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The public realm is a secondary factor in the location decision making of inward investors in the East Midlands (EMDA/ECOTEC 2007). This was viewed as being due to the nature of inward investment decisions and the multiple factors that influence location. Moreover, it has been noted that there is little robust evidence from property market stakeholders to demonstrate the economic and regeneration impacts of investment in the public realm, but anecdotal evidence point to a positive relationship.
A more general point relates to the context for public realm investment being made. The case study evidence suggests that whilst public realm projects can be successful in their own right, they need to be part of a wider regeneration programme to contribute towards the economic revival and sustainability of an area. What the case studies generally provide is a strong signal from businesses that there is a causal relationship between public realm investment and economic performance and the mechanisms for economic impacts. What is less clear is the relative contribution of public realm to observed overall changes.
Table X: Summary of selected case studies on the economic benefits of public realm [source]
Birmingham Victoria Square
Public square flanked by most established civic buildings
£3.7m as part of £6.5m package of works
Restriction of traffic flows helped increase pedestrian flows, space for formal and informal activity, events attracts visitors.
Bristol Queen Square
Increase in property values of 15% which in part can be attributed to the public realm.
Coventry city centre
Poor quality city centre environment
Range of public realm works incorporated
Urban design improvements in the city centre, including signage, public art and civic square improvements have been cited as leading to a 25% increase in footfall on Saturdays [footnote]
Waterfront investment in public realm
The public investment was recognised by businesses as important in influencing their investment decisions and increased trade [footnote]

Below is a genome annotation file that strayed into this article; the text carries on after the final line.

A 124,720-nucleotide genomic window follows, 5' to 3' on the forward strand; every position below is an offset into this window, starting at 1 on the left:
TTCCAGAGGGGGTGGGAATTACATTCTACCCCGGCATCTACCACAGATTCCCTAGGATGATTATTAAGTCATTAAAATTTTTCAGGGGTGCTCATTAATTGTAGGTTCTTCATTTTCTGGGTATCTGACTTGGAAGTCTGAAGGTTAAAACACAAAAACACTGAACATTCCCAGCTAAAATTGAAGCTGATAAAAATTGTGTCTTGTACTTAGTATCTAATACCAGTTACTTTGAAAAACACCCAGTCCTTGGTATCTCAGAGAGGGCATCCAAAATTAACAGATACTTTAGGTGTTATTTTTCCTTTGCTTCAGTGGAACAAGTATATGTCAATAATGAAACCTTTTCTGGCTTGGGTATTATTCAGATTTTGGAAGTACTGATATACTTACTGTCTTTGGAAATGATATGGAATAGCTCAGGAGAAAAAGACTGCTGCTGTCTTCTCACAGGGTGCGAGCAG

Based on waterfront business surveys and interviews was able to attribute on average some 20% of private sector investment to the waterfront public realm investment. Key retailers had noticed increased footfall as a benefit and some 10% of investment was attributed by the evaluators to the public realm investment.
Town centre public realm works
Study reported an increase of 35% in visitors as a result of the public realm works. This analysis was based on a visitor survey which asked whether the public realm has influenced the decision to visit.
Part Three: Policy and Investment Rationale
Cultural Planning Rationale
Most culture-led regeneration has been implemented through cultural policy (Vickery 2000) with the rationale of achieving both social and political agendas. During the 1980s the use of cultural policy shifted towards an economic and physical regeneration mechanism (Garcia, 2004; McGuigan, 2005), and was known as ‘cultural economic policy’ Kong (2000). Cultural policy has been used to create a sense of national identity through a cultural ‘renaissance’ based on primarily on achieving economic benefits (Lee, 2004). There are various policy levels which aim to support both production and consumption based strategies (Simonin 2003).
The DCMS made it a non-statutory requirement for the local authorities in England to produce a local cultural strategy to promote ‘cultural well-being’ (DCMS 2000:5) which resulted in a high take up. A DCMS report entitled Culture at the Heart of Regeneration outlined the economic and social benefits of culture and recommended policy improvements to ensure that culture is ‘firmly embedded in regeneration from the very beginning’ (DCMS,2004:5), not just as an after-thought.
Cultural planning is defined as the ‘â€¦strategic use of cultural resources for the integrated development of cities, regions and countries’ (Evans, 2001:7), and is the means for which culture to be considered in all processes relating to planning and development (Mercer, 2002). It is promoted by academics, as an alternative to traditional cultural policies (Evans, 2001; Garcia, 2004; Bianchini, 1993). This approach promotes an understanding of cities as ‘cultural entities’ (Bianchini, 1993:212) and incorporates cultural policies with other sectors, such as planning (Lutz, 2006).